Opinion: Why ESPN was wrong in suspending Bill Simmons

Maggie Wachtel is a sophomore public relations major and a columnist for The Kent Stater. Contact her at [email protected].

Maggie Wachtel

ESPN suspended sports columnist Bill Simmons in late September after making what were deemed inappropriate comments aimed at NFL Commissioner Roger Goodell. Simmons does a podcast for ESPN titled “The B.S. Report” and is editor-in-chief of the sports blog Grantland, which is owned by ESPN.

In his podcast, Simmons called Goodell a “liar” and criticized his poor handling of the Ray Rice domestic violence incident. Simmons also “dared” ESPN authorities to suspend him for his comments.

“Please call me and say I’m in trouble,” he said. “I dare you.”

Simmons was given a three-week suspension for his comments. But what’s the point of suspending someone for voicing his opinion when that’s what he’s paid to do?

What makes Simmons’ situation different is that he was not only criticizing the NFL—with whom, according to the Washington Post, ESPN has a $15 billion contract—but he was mocking ESPN by “daring them” to suspend him.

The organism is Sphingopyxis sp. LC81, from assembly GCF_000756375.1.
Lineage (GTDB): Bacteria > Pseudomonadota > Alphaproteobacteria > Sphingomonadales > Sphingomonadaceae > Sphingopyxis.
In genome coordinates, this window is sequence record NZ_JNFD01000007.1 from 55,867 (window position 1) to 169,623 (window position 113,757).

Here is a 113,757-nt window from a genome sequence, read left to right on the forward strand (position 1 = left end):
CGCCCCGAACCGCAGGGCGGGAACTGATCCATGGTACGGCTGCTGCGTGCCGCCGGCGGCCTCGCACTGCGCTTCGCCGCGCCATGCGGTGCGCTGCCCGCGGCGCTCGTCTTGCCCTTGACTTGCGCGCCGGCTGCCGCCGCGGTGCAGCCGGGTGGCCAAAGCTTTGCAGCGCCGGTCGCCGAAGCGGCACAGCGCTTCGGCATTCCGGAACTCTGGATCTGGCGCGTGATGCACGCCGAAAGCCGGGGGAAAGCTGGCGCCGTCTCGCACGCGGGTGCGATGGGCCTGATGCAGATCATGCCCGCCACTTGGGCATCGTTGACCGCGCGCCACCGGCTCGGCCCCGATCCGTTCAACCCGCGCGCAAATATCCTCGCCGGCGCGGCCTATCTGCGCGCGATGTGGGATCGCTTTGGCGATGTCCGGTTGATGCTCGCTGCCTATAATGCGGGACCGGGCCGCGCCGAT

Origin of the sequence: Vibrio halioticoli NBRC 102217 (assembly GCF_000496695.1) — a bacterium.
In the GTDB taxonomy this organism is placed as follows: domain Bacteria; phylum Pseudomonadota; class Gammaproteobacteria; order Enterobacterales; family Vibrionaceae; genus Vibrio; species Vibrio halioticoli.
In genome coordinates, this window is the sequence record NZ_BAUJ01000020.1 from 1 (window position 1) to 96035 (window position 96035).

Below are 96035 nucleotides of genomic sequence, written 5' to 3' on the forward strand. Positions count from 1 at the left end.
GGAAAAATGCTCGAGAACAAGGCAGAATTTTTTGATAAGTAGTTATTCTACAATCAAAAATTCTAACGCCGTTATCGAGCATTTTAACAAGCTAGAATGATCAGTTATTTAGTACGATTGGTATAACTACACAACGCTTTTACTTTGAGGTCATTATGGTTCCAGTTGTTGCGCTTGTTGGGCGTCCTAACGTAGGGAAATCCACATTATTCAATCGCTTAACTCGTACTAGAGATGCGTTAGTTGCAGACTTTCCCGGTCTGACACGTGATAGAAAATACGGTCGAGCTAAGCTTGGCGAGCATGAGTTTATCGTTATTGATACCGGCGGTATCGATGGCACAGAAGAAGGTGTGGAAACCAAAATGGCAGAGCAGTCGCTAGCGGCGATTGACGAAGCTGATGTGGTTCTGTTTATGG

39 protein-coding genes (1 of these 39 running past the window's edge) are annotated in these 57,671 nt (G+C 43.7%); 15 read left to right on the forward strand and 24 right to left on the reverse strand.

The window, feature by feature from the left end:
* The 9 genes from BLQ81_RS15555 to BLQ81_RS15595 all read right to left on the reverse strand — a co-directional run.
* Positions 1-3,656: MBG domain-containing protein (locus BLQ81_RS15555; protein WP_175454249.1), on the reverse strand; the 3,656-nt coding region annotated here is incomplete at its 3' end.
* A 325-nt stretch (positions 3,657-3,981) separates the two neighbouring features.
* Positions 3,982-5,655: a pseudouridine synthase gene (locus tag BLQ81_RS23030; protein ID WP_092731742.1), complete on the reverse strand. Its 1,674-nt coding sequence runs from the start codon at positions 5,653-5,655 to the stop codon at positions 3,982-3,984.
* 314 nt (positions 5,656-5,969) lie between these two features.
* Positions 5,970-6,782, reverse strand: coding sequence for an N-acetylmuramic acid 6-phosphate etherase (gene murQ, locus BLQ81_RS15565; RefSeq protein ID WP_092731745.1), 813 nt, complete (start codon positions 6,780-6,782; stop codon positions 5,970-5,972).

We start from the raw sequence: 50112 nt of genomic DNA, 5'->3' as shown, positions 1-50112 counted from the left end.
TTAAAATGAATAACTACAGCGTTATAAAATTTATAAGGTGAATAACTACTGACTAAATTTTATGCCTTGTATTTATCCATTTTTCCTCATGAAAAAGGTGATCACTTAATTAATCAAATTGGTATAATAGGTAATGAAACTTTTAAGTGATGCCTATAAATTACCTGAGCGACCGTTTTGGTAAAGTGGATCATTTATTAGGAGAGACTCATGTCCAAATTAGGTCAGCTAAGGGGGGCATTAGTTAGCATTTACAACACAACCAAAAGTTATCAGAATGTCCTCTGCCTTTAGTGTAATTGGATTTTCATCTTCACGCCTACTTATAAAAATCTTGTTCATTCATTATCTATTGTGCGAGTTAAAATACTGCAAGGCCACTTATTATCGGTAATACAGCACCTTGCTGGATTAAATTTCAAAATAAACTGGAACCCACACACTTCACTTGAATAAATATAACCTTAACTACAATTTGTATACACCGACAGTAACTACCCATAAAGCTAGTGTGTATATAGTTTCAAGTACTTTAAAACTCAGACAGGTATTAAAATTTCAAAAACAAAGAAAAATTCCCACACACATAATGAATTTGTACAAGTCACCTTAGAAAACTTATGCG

The suspension wasn’t about Simmons criticizing Goodell and the NFL. Plenty of other ESPN commentators and analysts have been vocal about their opinions on the Ray Rice fiasco, spending hours upon hours of airtime focusing on the issue.

The suspension was about no one being bigger than ESPN, including Bill Simmons.

Simmons has turned himself into one of the most popular guys in sports journalism. He has built his empire through ESPN, starting as a columnist for ESPN.com in 2001, according to ESPN. He eventually started his own podcast for the network, which quickly became a hit: “The B.S. Report” generates an average of two million downloads a month and is often the most downloaded podcast for ESPN.com.

But ESPN and Simmons have often clashed over creative control and media criticism. Simmons was also suspended back in 2008 after slamming Boston radio station WEEI’s “The Big Show.” The station was coincidentally an ESPN affiliate. 

He was suspended by ESPN again in 2013 for making critical comments about the ESPN’s “First Take.”  

ESPN has followed a pattern of suspending Simmons specifically when he makes comments critical of anything pertaining to ESPN. 

Anyone who reads Simmons’ column or listens to his podcast knows that he is opinionated and has no filter when it comes to something he strongly believes in. ESPN can’t continue to suspend its employees just because they don’t agree with its opinions. Simmons is being paid to give his opinion, so let him voice it.